It’s Game 7 of the 2015 NBA Finals, and the Cavaliers’ LeBron James has beaten the Spurs’ Kawhi Leonard down the floor with time running out.
James gathers in a long pass from Kyrie Irving and dunks the ball. The Cavaliers take a one-point lead with one second left on the clock, and the fans at Quicken Loans Arena are delirious.
Wait, what was that?
Yep, a whistle. The crowd groans as James is called offside and the Spurs get not only the ball but the victory and their second consecutive NBA championship.
That’s how different the NBA would be with a version of offside.
So many times during the World Cup, an official could be seen holding the offside flag, negating a dramatic breakaway by an aggressive offensive team.
We know offside is a tradition of the “beautiful game,” and soccer purists are aghast at the idea of abolishing it.
The rule keeps players from parking themselves around the opponent’s goal, playing just the offensive end of the pitch, and allows defenders to move up and apply pressure on the opponent.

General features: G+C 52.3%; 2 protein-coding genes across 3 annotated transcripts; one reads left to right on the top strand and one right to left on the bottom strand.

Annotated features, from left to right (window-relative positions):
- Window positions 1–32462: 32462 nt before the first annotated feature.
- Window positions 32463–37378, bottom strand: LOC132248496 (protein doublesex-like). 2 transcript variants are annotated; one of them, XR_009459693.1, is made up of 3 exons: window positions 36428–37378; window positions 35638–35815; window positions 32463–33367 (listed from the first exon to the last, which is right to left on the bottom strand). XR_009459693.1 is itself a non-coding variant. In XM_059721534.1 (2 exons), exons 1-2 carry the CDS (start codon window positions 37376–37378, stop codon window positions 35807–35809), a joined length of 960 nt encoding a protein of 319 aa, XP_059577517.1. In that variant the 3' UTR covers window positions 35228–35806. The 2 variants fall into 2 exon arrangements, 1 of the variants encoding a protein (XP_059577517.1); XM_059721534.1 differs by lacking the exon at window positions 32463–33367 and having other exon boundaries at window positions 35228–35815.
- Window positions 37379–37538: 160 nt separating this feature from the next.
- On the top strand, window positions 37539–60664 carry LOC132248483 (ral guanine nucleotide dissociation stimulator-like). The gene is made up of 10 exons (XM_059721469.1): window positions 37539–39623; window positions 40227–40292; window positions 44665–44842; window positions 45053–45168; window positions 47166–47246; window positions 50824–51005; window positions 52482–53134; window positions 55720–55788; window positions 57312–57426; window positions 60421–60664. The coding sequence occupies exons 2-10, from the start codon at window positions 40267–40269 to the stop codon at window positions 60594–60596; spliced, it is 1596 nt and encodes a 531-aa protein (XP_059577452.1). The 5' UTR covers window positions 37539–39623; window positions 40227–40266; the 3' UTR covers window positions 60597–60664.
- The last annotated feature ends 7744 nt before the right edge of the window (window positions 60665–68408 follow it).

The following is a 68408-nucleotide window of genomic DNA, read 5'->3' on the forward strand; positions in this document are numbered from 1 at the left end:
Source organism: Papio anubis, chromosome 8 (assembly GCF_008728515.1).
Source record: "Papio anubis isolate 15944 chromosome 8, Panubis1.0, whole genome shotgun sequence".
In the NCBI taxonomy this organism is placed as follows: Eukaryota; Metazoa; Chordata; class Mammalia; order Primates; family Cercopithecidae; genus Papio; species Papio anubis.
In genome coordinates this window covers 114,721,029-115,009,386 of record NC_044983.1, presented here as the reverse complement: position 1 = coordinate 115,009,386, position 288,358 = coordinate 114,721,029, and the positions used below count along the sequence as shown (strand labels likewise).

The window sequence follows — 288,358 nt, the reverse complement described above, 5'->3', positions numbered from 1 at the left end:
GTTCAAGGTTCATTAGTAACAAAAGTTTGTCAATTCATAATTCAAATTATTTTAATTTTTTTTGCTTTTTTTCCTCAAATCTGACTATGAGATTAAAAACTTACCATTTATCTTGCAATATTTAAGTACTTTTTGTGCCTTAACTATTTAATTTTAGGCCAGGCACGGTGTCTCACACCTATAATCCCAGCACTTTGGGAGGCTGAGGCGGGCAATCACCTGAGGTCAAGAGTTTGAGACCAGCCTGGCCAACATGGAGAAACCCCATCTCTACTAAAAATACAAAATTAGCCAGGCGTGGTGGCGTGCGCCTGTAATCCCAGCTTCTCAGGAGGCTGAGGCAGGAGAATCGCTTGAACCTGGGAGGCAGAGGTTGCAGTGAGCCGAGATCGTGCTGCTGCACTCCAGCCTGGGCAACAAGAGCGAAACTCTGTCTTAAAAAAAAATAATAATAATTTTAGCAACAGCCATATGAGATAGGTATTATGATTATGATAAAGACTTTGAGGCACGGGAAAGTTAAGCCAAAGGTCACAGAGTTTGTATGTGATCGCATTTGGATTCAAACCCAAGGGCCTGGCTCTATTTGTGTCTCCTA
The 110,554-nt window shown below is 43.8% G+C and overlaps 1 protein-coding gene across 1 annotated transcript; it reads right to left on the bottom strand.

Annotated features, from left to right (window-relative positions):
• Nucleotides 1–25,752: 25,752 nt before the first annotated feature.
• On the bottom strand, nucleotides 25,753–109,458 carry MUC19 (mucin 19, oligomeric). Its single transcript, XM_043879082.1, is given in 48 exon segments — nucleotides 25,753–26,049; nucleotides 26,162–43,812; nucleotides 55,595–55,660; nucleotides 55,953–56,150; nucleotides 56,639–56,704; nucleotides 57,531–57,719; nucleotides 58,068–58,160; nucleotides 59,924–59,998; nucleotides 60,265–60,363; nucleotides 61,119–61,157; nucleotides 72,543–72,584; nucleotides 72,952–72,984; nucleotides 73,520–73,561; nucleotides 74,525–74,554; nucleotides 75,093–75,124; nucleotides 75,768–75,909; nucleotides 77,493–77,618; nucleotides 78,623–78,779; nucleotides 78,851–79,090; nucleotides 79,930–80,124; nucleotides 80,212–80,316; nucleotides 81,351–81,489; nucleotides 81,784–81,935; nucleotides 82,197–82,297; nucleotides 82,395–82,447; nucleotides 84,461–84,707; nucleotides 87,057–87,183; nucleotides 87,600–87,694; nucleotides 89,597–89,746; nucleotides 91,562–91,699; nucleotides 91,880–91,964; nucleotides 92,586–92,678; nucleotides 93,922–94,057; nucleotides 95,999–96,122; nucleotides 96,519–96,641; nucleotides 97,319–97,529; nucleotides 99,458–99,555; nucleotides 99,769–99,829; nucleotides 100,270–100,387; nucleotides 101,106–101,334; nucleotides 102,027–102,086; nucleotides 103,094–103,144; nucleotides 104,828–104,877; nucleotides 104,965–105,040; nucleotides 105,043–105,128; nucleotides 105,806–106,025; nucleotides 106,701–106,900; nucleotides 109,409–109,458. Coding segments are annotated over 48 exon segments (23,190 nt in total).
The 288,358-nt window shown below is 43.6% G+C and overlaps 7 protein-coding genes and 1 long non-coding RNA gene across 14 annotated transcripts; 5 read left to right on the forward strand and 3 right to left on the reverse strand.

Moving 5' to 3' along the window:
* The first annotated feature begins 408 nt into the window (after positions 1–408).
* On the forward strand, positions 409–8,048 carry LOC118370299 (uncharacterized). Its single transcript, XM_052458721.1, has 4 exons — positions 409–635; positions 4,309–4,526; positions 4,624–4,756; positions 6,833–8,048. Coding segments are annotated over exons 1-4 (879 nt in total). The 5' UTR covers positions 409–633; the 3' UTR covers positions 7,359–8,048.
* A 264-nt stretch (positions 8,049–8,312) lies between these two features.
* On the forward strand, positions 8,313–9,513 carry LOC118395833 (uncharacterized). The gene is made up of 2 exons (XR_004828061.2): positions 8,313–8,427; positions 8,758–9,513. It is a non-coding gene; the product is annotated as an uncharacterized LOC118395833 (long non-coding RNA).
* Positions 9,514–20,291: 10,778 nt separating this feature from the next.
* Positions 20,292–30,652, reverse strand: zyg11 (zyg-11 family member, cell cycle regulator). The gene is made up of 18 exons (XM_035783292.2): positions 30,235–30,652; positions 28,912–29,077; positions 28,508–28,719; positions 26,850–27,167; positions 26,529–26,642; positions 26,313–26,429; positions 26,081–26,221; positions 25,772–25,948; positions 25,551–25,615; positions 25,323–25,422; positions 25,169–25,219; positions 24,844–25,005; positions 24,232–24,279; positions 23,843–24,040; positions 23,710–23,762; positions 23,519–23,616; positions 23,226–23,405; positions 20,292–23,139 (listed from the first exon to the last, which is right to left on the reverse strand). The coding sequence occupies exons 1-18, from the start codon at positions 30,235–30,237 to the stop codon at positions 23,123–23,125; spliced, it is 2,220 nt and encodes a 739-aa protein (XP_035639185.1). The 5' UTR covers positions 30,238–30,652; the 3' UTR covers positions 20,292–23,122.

But the rule also allows defenses to employ offside traps, where the defensive line moves up quickly, causing an opponent to be offside and possibly winning a free kick. And a quick-thinking defender who figures he will be beaten by a quicker opponent might slow enough to allow the opponent to run past him, knowing offside will be called to negate a possible goal.
Perhaps it’s time for another modification of the offside rule so aggressive offensive attacks aren’t penalized.
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